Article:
- IRS Provides Guidance on Reasonable Mortality Charges for Life Insurance Contracts Based on 2017 CSO Tables
- October 27, 2016 | Authors: Dennis L. Allen; Thomas A. Gick; Michael R. Miles; Mary E. Monahan; William R. Pauls
- Law Firm: Sutherland Asbill & Brennan LLP - Washington Office
On October 19, the Internal Revenue Service (IRS) issued an advance version of Notice 2016-63, addressing the “reasonable mortality charge” requirement under IRC §§ 7702 and 7702A for life insurance contracts based on the 2017 Commissioners’ Standard Ordinary (CSO) mortality and morbidity tables. The “reasonable mortality charge” requirement is set forth in IRC § 7702(c)(3)(B)(i) and applies under:
- The cash value accumulation test of IRC § 7702(b),
- The guideline premium limitation of IRC § 7702(c), and
- The 7-pay test of IRC § 7702A(b).
Notice 2016-63 generally requires use of the 2017 CSO tables for IRC §§ 7702 and 7702A computations for life insurance contracts issued before 2020 with mortality guarantees based on the 2017 CSO tables, and for all life insurance contracts issued after 2019, by providing a “reasonable mortality charge” safe harbor for such contracts. The safe harbor allows IRC §§ 7702 and 7702A computations to be based on the full amount of mortality charges specified in the 2017 CSO tables (even if the issuer imposes current mortality charges lower than the guarantees), provided that the contract does not guarantee mortality charges lower than those specified by the 2017 CSO tables.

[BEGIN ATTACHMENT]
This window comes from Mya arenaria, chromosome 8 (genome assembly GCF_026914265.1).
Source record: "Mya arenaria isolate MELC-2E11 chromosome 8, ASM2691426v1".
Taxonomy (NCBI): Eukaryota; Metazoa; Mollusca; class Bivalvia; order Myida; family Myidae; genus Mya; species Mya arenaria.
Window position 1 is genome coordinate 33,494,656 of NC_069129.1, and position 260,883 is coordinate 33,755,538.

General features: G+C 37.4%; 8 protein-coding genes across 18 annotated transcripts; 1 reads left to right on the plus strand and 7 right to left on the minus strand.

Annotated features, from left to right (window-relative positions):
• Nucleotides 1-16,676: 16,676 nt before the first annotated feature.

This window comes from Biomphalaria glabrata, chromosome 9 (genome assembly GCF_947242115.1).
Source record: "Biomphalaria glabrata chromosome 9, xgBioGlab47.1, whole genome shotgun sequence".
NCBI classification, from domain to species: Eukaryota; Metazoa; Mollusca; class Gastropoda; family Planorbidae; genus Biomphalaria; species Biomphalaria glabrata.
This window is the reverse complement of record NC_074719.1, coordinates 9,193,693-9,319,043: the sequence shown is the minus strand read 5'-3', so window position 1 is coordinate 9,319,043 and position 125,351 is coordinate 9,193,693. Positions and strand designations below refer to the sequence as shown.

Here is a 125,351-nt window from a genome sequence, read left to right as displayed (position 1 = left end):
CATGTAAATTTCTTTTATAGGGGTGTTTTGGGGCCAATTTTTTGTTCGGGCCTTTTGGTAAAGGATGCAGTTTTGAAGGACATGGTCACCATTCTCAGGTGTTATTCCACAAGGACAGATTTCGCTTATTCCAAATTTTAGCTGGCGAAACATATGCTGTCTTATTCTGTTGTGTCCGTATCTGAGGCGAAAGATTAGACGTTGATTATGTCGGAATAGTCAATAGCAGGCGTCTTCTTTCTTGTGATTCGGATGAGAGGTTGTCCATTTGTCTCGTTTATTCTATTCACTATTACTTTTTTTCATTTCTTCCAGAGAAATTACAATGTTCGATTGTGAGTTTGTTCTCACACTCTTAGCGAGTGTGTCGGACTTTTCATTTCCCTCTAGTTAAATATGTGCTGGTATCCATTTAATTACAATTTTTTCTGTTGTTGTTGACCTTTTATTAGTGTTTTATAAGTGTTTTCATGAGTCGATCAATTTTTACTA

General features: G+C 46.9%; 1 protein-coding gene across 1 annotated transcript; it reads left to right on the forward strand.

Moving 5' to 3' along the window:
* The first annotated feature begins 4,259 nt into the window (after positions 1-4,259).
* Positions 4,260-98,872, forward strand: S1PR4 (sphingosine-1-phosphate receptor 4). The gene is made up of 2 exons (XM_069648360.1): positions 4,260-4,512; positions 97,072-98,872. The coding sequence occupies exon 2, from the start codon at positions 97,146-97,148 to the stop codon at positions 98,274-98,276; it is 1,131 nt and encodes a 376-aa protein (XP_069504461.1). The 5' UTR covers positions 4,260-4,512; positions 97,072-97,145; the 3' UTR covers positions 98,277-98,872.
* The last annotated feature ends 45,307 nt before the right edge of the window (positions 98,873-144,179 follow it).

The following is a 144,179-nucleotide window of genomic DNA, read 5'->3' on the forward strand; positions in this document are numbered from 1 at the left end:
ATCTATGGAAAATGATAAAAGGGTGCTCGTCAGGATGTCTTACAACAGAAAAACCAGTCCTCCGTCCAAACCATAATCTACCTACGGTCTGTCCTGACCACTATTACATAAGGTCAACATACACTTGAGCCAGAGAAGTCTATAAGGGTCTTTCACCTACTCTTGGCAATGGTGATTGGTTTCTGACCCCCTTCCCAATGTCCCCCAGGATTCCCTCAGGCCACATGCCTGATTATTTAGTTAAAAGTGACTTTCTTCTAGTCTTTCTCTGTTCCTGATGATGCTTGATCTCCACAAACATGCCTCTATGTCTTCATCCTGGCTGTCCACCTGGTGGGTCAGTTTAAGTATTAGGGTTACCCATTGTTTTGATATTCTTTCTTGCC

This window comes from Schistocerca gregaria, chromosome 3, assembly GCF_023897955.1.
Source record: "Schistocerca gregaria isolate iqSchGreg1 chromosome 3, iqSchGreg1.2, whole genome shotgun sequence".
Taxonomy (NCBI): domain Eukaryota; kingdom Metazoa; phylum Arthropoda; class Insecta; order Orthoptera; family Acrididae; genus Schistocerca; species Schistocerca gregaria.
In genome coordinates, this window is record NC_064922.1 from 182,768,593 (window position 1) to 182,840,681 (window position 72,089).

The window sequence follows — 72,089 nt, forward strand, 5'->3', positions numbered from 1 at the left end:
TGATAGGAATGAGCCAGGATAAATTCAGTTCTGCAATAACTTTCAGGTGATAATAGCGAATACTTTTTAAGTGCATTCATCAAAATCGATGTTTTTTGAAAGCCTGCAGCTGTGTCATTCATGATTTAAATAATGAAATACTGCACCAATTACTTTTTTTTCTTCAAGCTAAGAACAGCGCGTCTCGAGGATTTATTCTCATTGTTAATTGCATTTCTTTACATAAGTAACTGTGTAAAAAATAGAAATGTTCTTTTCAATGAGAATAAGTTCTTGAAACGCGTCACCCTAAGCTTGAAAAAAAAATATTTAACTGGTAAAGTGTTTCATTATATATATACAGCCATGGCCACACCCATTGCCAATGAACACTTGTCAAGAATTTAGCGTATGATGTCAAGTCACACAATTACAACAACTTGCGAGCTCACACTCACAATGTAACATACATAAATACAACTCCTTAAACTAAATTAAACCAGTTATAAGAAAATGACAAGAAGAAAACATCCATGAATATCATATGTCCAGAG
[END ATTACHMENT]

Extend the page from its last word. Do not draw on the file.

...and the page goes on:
Notice 2016-63 also generally confirms existing safe harbors based on earlier CSO tables under Notice 88-128, 1988-2 C.B. 540 (1958 and 1980 CSO tables) and Notice 2006-95, 2006-2 C.B. 848 (2001 CSO tables).
In addition, Notice 2016-63 specifies the circumstances under which contracts eligible to use prior CSO tables for IRC §§ 7702 and 7702A computations will be deemed to be new contracts required to use the 2017 CSO tables if modified or changed. In general, these rules are similar to those stated in Notice 2006-95, with an important exception: the reduction or deletion of benefits is not treated as an event resulting in a new contract, even if not necessarily effected pursuant to specific contractual terms, and this exception is retroactively extended to the previous safe harbors.